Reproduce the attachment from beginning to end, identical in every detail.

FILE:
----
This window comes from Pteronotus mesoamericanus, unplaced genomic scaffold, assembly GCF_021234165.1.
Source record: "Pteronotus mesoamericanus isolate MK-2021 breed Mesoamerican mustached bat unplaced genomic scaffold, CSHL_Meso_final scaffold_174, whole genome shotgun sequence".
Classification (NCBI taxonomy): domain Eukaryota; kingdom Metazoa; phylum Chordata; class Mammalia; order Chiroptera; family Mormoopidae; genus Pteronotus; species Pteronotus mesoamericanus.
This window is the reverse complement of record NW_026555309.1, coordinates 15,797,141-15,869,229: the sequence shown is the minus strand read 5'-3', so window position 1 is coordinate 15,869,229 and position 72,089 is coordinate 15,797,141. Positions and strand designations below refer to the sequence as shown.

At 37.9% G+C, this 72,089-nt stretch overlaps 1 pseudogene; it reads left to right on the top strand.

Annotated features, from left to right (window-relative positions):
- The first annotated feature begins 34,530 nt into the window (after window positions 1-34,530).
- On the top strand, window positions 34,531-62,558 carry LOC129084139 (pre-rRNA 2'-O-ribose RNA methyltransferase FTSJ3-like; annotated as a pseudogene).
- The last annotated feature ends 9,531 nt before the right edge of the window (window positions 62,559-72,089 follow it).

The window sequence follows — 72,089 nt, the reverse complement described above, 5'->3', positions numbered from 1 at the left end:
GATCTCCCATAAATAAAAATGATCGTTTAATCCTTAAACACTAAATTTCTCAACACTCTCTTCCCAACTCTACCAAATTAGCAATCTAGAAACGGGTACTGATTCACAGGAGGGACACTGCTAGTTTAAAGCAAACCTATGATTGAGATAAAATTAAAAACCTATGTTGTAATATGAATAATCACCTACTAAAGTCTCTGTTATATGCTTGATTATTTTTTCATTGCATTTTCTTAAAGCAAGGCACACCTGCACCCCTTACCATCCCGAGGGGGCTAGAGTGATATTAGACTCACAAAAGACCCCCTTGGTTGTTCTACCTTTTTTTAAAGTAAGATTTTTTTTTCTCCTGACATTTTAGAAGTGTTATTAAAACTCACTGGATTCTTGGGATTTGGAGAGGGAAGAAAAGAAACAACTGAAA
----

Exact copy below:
This window comes from Pteronotus mesoamericanus, unplaced genomic scaffold, assembly GCF_021234165.1.
Source record: "Pteronotus mesoamericanus isolate MK-2021 breed Mesoamerican mustached bat unplaced genomic scaffold, CSHL_Meso_final scaffold_174, whole genome shotgun sequence".
Classification (NCBI taxonomy): domain Eukaryota; kingdom Metazoa; phylum Chordata; class Mammalia; order Chiroptera; family Mormoopidae; genus Pteronotus; species Pteronotus mesoamericanus.
This window is the reverse complement of record NW_026555309.1, coordinates 15,797,141-15,869,229: the sequence shown is the minus strand read 5'-3', so window position 1 is coordinate 15,869,229 and position 72,089 is coordinate 15,797,141. Positions and strand designations below refer to the sequence as shown.

At 37.9% G+C, this 72,089-nt stretch overlaps 1 pseudogene; it reads left to right on the top strand.

Annotated features, from left to right (window-relative positions):
- The first annotated feature begins 34,530 nt into the window (after window positions 1-34,530).
- On the top strand, window positions 34,531-62,558 carry LOC129084139 (pre-rRNA 2'-O-ribose RNA methyltransferase FTSJ3-like; annotated as a pseudogene).
- The last annotated feature ends 9,531 nt before the right edge of the window (window positions 62,559-72,089 follow it).

The window sequence follows — 72,089 nt, the reverse complement described above, 5'->3', positions numbered from 1 at the left end:
GATCTCCCATAAATAAAAATGATCGTTTAATCCTTAAACACTAAATTTCTCAACACTCTCTTCCCAACTCTACCAAATTAGCAATCTAGAAACGGGTACTGATTCACAGGAGGGACACTGCTAGTTTAAAGCAAACCTATGATTGAGATAAAATTAAAAACCTATGTTGTAATATGAATAATCACCTACTAAAGTCTCTGTTATATGCTTGATTATTTTTTCATTGCATTTTCTTAAAGCAAGGCACACCTGCACCCCTTACCATCCCGAGGGGGCTAGAGTGATATTAGACTCACAAAAGACCCCCTTGGTTGTTCTACCTTTTTTTAAAGTAAGATTTTTTTTTCTCCTGACATTTTAGAAGTGTTATTAAAACTCACTGGATTCTTGGGATTTGGAGAGGGAAGAAAAGAAACAACTGAAA